And So Love is Said to be a Child
Barrington, RI, USA
Barrington High School
And So Love is Said to be a Child
I have lived a thousand lives with a thousand people. I have been conceived alongside them, seen every bit of joy and pain they have experienced. I am the reason your soul aches for a pair, the pulsing heart inside you––I am love, in essence.
I was with you from the start, hand in hand as you began school. Eyes wide, new to the world. I was shy, just like you, waiting for the right moment. I sat atop monkey bars, watching you as you ran around the playground, your butterfly hair clips giving you wings.
This was until you met her. Evelyn was fire and sunshine. She wore colorful dresses and kept her hair in pigtails and you were smitten in the most innocent way. I was light as a feather in this moment, chasing behind the two of you. You didn’t understand––you couldn’t possibly understand yet, but all you knew was that she made you happy.
And so I stayed with you, and no pain in the world could touch you. We were all just children. You loved her, and she loved you, as simple as that. You were not acquainted with my nuances, but merely my shape, and the feeling of sweet lemonade friendship.
For years, you didn’t know anything different.
But as all things must, your friendship began to change. The end of an era was made of bubblegum and Lola––the girl in your third grade class with older siblings, the one who knew all the swear words. I saw it coming, moments too late. It wouldn’t have mattered; I couldn’t have stopped her words.
“My brother told me when two girls kiss, they’re lesbians.” You were unbothered; for all you knew, this was just another big word of Lola’s. She turned to you, sitting with Evelyn, holding her hand.
“Are you lesbians?”
You looked up, tugging on Evelyn anxiously.
“No,” she replied, and you sighed in relief. Lola shrugged, walking away. Evelyn turned back to her book, and for a moment, you thought the universe had settled again.
But we never played the very same way again. The planets were slightly out of alignment, and you looked at me carefully, as though you had just noticed I’d been there this whole time. You touched me gently, like I could vanish at any moment.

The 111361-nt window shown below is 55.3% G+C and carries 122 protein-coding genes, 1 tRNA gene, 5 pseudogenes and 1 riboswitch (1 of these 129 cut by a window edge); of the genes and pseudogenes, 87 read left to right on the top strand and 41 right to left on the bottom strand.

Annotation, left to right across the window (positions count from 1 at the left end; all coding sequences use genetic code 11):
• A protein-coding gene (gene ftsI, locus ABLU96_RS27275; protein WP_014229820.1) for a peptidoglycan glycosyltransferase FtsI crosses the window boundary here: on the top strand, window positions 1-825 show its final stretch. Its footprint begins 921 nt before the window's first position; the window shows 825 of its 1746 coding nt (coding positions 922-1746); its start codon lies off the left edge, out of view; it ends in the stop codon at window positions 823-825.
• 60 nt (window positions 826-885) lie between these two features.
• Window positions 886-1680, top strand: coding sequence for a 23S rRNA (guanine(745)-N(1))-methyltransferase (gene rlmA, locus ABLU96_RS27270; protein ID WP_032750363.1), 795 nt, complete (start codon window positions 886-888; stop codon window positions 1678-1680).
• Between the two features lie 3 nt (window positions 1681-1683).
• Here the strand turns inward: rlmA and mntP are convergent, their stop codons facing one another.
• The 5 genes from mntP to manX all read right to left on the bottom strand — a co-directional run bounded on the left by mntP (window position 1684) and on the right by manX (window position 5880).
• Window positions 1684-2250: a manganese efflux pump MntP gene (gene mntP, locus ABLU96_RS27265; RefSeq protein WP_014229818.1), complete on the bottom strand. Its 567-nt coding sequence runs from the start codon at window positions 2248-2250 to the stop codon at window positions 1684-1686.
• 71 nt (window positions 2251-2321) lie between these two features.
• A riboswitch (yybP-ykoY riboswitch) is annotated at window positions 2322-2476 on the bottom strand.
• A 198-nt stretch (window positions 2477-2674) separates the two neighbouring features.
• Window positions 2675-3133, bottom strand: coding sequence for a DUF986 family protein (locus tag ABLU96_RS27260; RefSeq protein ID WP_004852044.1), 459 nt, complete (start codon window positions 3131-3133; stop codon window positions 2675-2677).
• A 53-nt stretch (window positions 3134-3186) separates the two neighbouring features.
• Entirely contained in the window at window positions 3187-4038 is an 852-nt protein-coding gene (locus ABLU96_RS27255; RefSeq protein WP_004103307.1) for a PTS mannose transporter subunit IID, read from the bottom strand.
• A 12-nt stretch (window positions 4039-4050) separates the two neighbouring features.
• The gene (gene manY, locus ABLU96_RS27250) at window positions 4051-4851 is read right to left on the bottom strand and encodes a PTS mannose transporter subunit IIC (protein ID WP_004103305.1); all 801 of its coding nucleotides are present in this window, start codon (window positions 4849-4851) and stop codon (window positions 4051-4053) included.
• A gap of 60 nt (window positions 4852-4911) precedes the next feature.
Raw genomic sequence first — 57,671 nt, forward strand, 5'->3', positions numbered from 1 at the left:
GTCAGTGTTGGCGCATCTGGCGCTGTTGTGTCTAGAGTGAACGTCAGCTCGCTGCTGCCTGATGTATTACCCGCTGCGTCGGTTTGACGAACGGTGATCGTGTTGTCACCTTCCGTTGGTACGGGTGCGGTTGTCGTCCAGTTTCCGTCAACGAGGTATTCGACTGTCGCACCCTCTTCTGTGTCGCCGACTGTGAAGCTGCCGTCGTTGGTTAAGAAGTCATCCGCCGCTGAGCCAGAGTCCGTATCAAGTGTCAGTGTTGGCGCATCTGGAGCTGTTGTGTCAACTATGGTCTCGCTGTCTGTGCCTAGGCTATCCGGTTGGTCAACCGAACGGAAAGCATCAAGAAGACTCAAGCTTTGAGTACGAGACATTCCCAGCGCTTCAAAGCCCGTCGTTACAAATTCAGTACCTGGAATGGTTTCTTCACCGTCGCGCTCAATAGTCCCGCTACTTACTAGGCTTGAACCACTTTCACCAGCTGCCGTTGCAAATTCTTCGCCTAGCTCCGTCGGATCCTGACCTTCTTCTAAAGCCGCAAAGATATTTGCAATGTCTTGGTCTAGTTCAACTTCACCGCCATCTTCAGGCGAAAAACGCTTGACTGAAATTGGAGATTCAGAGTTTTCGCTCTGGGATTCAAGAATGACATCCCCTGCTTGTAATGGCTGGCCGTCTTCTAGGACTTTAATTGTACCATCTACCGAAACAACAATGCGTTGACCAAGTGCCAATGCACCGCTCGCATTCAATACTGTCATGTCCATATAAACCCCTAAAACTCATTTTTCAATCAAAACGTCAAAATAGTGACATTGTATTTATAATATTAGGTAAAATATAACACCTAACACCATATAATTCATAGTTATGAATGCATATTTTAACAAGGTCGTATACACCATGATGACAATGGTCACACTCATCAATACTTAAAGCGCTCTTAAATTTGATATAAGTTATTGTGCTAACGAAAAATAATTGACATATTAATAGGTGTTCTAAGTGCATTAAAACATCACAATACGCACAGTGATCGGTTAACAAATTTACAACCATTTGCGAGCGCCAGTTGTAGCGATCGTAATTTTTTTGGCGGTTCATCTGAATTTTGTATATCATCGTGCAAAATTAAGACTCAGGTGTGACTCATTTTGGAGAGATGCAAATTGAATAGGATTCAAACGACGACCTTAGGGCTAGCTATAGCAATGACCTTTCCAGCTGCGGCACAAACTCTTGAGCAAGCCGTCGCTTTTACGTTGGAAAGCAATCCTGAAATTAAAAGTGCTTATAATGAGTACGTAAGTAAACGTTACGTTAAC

But Evelyn did not go away, and neither did I, and for then, all was okay.
Third grade passed, and fourth grade began with you separated from her, two classrooms the equivalent of an ocean apart. You were jealousy, and I was greed. You ached for her, and I grew desperate alongside you. She had new friends, and you did not. It stung.
It was a long year, and you almost forgot me, for it was easier to push away the unknown. All the girls had started fawning over boys, and you invented a fake version of me: a version who loved Jake, a version who could make you love yourself.
I wanted to call to you, but you buried me deep, and so I waited. Fifth grade was our chance. Evelyn was back beside you, and I prepared to be released from underneath the weight of your consciousness.
“It’s so cool we’re in the same class this year.” I began to uncurl myself, but in the silence, it hit you that her trademark smile was directed toward someone else; it was Sam, across the classroom, that she was eyeing.
Evelyn was boy-crazy, and you needed to be everything Evelyn was. Easy enough. The only thing I could do is watch, helpless as you molded yourself into someone Evelyn would want you to be.
Sixth grade came with a new wardrobe and a new boyfriend, but by the start of seventh grade, you had broken up with him. You decided that heartbreak was overdramatized in the movies, because all you felt was relief. Evelyn came as soon as she heard, and I took a deep breath for the first time in months. She cuddled onto your bed and held you as you pretended that it hurt. I was stronger and brighter than I had been in so long, and it was unfamiliar to you. That night, you laid awake, and thought of me, like before.
Seventh grade was the year you met Brie. Brie was an enigma, and the first true friend you’d ever made since Evelyn. Brie was different. She was real.
“You know she’s a lesbian, right?” Evelyn barely breathed the word, as though it could scald her, and you heard Lola and smelled bubblegum. You had not, in fact, known.
Things were rocky that year. You were far from me, far from Evelyn, far from yourself. The only person you had was Brie, but she was almost untouchable to you, the way she knew herself so well.
Evelyn was right––Brie was a lesbian. But she wasn’t ashamed of it; it was just another facet of her being. You loved it and hated it at the same time, admired and feared her.
She made you consider me, often. That was the part you didn’t like––how she made you think about yourself and realize how little you knew.
In eighth grade, your mom started going to church, praying for her father’s recovery. You attended with her once. You told her it was boring. What you didn’t tell her is that for some reason you didn’t understand yet, existing felt like sin.
Brie tried to kiss you in ninth grade. In that moment, you froze, head spinning as her lips touched yours. It was your first kiss, and it felt like nothing. I was not there.
“I need to go.” You wouldn’t even look at her, so you went to the one place you could think of.